The idea was to identify the challenges that arise in developing and creating more equitable giving practice, in order to align and prioritize topic areas for upcoming product design sprints. Once we finished that work, we moved on to exploring solutions and/or trends that seemed to address—or be addressing—those really hard problems. The output from this session directly informed both the briefs that we focused on during our Summer and Fall CoLab Sprints #1 + #2, as well as who we invited to join these sprints. Sarah Welch of ideas42 shared, “I loved hearing the different perspectives from other cohort members—whether they were grantmakers, advisors, organizations, or entrepreneurs—and learning how those different contexts influence our views of the gaps and solutions we need in the giving space. I’ve taken that learning to heart in my own work.”
A handful of Champion Cohort members served as embedded experts on the design teams of our CoLab Sprints, providing feedback and inspiration at key moments in the design process. CoLab Sprints are a unique beast: they bring together people who might never have a reason to cross paths into a situation that lets their imaginations run wild and provides a platform for their expertise to shine. They also set the stage for unexpected and innovative collaborations. One particularly cool example is the role that ideas42 played in inspiring several small dollar donations-related concepts, ideas that emerged from the July sprint. RaisedBy.Us (one of the participants) and ideas42 are now working together closely to build and implement a pilot that emerged from the collaboration.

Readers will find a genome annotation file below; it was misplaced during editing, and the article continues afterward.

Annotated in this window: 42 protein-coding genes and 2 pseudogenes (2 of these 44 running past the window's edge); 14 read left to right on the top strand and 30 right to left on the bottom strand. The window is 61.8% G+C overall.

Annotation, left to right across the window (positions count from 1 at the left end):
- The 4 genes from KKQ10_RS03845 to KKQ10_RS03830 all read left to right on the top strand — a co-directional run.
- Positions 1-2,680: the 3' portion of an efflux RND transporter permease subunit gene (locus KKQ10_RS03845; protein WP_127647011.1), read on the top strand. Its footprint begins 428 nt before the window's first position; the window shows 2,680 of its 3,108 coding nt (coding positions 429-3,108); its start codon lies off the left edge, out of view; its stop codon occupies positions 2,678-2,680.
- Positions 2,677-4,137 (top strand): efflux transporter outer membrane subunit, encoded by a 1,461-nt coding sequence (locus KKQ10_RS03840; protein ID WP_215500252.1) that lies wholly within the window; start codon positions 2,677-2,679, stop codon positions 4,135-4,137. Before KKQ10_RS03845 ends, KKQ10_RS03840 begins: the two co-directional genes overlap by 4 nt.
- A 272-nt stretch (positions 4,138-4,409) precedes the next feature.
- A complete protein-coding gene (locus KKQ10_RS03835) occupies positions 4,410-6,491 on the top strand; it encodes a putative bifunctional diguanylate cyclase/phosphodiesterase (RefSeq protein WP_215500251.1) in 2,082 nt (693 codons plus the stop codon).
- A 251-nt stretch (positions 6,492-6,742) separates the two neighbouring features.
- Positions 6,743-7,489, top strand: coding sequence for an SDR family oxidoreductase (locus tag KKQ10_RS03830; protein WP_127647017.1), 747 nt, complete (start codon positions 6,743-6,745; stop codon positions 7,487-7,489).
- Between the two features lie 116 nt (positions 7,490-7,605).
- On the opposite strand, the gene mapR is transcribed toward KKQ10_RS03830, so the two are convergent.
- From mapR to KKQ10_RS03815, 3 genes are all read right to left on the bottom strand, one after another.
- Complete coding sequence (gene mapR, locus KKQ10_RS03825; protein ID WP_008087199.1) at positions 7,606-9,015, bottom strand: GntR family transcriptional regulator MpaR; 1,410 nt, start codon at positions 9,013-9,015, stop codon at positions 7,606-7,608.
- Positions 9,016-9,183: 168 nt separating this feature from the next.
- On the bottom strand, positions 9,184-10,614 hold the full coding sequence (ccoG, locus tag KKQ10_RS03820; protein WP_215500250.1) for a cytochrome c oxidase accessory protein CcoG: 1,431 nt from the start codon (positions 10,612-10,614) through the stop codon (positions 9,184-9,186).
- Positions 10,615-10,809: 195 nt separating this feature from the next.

What did we learn?
The Champion Cohort’s expertise and lived experience had tremendous impact. We often thought about them as a sort of Swiss Army knife, or maybe even our own personal Macgyver. If we needed help, they had our back. We piloted a number of really different interventions over the last 18 months. And in each instance, we were able to lean on members of the Champion Cohort to push our thinking and help us question our assumptions. It was amazing to learn that members of the cohort had a learning experience similar to the one we had, just through their interactions with each other. For Sarah Welch, “There was one moment where another member and I had completely opposite conclusions about how one submission empowered (or did not empower) beneficiaries. It was useful to have my own assumptions challenged and understand how our different roles in the giving ecosystem affected the way we viewed ideas like that.” In short, the experiment worked.
In the Champion Cohort, we brought together folks who shared our passion for building, learning, inclusiveness and impact. Because of our mutual commitment to collaboration, learning by doing, and sharing transparently, they helped us make solid progress on our goal of inspiring more generosity among everyday givers. Thank you to everyone who joined—we appreciate you and look forward to creating more opportunities to continue our work together!